7 Things You Should Know About Shakespeare

He gave us immortal characters like Hamlet, Macbeth and King Lear, but here are seven things you might not have known about the brilliant Bard…

William Shakespeare's birthplace, Stratford-upon-Avon

William Shakespeare's birthplace, Stratford-upon-Avon

1. HE WAS LUCKY TO SURVIVE THE PLAGUE

We might not usually associate Shakespeare with the horrors of the Black Death, but Stratford-upon-Avon was actually hit by the plague at the very time of his birth, killing 200 people including children who literally lived next door. William was very lucky to make it out of infancy, but the plague would haunt his life for years to come - it's thought his own son Hamnet died from the disease. As a playwright in London he would also have faced it, especially when a public order decreed that theatres had to close if deaths due to the plague rose above 30 a week.

Shakespeare: The Legacy With John Nettles

2. HIS FATHER WAS A VIP

It's often popularly assumed Shakespeare came from an obscure provincial family. Actually his father John Shakespeare was quite the big cheese in his part of England. He was a glovemaker, but no ordinary one - he created fashionable pieces prized by the high society consumers of the day. He also rose to become mayor of Stratford, enjoying all the pomp and ceremony of the title. The young William Shakespeare would have seen grand processions outside his front door. He would also have seen big piles of poo, because - as John Nettles tells us - John Shakespeare didn't care about leaving the family's waste stacked up right by the house.

3. HE WENT AWOL FOR MANY YEARS

He may be our most celebrated writer ever, but historians have absolutely no idea where Shakespeare was for a significant chunk of his life. The period between 1585 and 1592 are known as the "lost years", and it's particularly frustrating because knowing what happened during this time would reveal how Shakespeare went from an unknown man in Stratford to a major figure in London's artistic scene. To this day, multiple competing theories are offered up about just what Will might have been up to, but there's no concrete evidence for any of them.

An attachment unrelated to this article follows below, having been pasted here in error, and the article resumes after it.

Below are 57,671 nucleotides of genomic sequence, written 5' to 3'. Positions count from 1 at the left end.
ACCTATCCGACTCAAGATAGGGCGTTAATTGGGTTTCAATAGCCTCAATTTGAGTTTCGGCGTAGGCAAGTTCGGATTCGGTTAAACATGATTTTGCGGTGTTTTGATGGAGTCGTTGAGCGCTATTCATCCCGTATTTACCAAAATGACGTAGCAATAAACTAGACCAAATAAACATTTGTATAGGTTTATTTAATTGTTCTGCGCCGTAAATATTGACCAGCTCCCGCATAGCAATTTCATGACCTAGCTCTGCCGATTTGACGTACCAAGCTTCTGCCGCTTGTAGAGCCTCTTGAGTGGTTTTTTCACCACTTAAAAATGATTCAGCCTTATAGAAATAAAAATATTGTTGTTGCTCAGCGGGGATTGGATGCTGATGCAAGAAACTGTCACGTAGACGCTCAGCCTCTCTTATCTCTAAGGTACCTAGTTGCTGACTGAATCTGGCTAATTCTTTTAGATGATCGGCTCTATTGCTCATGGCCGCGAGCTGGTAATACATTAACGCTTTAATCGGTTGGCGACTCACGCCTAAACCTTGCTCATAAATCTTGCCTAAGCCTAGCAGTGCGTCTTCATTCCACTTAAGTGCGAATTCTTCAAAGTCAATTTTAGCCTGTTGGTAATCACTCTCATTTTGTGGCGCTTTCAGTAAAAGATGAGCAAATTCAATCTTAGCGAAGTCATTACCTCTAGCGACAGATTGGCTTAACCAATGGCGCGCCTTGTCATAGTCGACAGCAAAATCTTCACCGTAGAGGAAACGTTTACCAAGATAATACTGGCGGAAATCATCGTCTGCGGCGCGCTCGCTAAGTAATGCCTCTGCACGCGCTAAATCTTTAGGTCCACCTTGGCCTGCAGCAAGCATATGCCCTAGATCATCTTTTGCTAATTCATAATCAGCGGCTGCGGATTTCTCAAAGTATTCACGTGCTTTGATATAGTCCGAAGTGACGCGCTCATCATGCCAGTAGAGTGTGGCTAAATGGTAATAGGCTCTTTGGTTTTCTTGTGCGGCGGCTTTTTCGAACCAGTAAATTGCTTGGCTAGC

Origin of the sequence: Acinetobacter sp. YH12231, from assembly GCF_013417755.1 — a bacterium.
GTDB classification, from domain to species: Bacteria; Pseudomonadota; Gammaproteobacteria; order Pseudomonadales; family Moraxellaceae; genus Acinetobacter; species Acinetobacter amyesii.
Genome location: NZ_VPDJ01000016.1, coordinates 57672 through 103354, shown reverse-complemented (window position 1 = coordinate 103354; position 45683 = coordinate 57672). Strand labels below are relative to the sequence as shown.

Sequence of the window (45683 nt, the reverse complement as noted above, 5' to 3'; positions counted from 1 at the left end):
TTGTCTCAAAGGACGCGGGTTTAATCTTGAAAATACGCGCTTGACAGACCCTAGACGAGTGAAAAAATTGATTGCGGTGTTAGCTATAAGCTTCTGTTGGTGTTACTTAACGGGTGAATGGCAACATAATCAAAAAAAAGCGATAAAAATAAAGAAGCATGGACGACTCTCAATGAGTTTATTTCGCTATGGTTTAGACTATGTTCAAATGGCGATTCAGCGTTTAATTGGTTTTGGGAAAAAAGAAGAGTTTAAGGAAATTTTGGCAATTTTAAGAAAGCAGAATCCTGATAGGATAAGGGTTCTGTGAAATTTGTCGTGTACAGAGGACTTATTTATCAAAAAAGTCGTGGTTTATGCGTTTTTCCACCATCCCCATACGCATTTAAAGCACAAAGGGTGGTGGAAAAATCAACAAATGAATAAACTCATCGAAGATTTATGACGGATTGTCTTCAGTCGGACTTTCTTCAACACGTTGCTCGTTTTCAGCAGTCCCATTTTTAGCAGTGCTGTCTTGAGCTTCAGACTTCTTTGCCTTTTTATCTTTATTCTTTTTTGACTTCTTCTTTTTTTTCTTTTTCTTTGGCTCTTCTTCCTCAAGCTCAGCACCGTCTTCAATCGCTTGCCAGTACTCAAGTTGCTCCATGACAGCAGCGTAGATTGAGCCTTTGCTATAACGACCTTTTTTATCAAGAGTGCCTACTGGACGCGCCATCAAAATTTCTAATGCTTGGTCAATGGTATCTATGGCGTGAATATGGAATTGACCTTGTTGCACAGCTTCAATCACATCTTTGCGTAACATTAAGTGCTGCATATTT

4. HE WAS SEEN AS AN UPSTART

London was a bohemian place with many rival poets and playwrights who relished attacking each other's works and reputations. Shakespeare was a misfit among them, being an outsider from Stratford who didn't even go to university. One eminent writer and snob, a flamboyant man called Robert Greene, even wrote what's thought to be a satirical take-down of Shakespeare, calling him an "upstart crow, beautified with our feathers" - the "our" meaning more established writers. He was basically accusing Shakespeare, a provincial peasant, of swanning in and stealing their glory, and it would have been a sentiment shared by others.

John Nettles on 'ordinary' Shakespeare

5. HE WAS ACTUALLY HIGHLY EDUCATED

Those who think Shakespeare didn't really write his plays point to the fact that there's no way an ordinary lad would know about the subjects he wrote about, like courtly romance, military campaigns, royal etiquette and ancient myths and legends. In actual fact, Shakespeare had a very rigorous education as a boy - school hours would start at 6am and require him to memorise vast swathes of Latin and Greek, including masterpieces by authors like Virgil and Ovid. John Nettles tells us more...

6. HIS GRAVE IS CURSED

Shakespeare is buried in a church in his native Stratford, and there's a very good reason his body has remained undisturbed. A rather eerie epitaph promises to bring bad luck to anyone who dares to open it up, saying "Blessed be the man that spares these stones, And cursed be he that moves my bones." The words are thought to have been written by Shakespeare himself, and intended to ward off the graverobbers who plundered corpses during his era.

7. HE INVENTED WHOLE CHUNKS OF LANGUAGE

Shakespeare came up with many of the words and phrases we use today without a second thought. Believe it or not he came up with "assassination" (Macbeth), "cold-blooded" (King John), "eyeball" (A Midsummer Night's Dream), "fashionable" (Troilus and Cressida), and "puking" (As You Like It). Fans of Sherlock Holmes may be miffed to learn that "The game is afoot" was originally Shakespeare's, not Conan Doyle's, being uttered in Henry IV Part 1. But then, that's the kind of ingenuity you can expect from a genius like William Shakespeare.